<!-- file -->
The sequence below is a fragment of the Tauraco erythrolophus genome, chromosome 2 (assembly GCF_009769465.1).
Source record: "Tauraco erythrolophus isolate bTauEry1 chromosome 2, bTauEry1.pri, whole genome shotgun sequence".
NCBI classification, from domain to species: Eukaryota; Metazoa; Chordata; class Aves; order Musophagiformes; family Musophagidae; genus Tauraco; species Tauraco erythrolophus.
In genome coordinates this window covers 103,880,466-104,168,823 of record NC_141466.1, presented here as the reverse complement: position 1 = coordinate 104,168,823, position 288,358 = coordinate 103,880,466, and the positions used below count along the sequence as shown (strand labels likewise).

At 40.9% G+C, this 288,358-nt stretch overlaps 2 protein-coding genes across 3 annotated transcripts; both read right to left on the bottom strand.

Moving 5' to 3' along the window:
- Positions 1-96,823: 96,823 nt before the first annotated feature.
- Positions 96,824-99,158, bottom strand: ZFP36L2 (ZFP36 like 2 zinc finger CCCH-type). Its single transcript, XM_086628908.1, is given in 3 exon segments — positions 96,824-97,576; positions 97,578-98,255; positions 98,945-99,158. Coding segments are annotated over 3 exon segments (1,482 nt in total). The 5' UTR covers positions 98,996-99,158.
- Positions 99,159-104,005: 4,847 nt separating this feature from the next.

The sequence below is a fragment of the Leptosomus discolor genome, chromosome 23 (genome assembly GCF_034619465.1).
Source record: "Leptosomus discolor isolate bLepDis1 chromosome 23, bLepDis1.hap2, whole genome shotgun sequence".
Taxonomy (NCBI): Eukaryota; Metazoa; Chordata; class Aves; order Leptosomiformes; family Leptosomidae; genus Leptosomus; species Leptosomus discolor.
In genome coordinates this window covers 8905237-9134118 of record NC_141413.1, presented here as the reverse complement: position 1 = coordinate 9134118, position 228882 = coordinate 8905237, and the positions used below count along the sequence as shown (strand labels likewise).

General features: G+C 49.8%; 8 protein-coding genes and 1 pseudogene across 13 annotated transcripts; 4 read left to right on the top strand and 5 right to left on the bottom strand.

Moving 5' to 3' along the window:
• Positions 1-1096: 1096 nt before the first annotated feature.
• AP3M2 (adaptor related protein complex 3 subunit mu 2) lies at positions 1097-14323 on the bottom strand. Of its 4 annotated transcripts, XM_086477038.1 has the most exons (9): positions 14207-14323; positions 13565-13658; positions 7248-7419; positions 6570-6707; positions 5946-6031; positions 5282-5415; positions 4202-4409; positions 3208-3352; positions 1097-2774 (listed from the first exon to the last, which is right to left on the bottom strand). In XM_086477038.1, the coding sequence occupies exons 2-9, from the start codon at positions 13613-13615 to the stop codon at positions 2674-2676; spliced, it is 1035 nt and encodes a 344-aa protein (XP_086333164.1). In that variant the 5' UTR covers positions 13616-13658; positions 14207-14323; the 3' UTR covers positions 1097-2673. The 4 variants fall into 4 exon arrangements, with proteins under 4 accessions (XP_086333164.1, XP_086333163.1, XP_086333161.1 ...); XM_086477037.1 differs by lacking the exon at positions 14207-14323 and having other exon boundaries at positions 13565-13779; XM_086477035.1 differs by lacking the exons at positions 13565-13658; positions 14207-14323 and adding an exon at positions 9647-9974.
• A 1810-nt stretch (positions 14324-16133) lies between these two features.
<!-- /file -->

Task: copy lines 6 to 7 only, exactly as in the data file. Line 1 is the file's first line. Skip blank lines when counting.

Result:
Moving 5' to 3' along the window:
- Positions 1-96,823: 96,823 nt before the first annotated feature.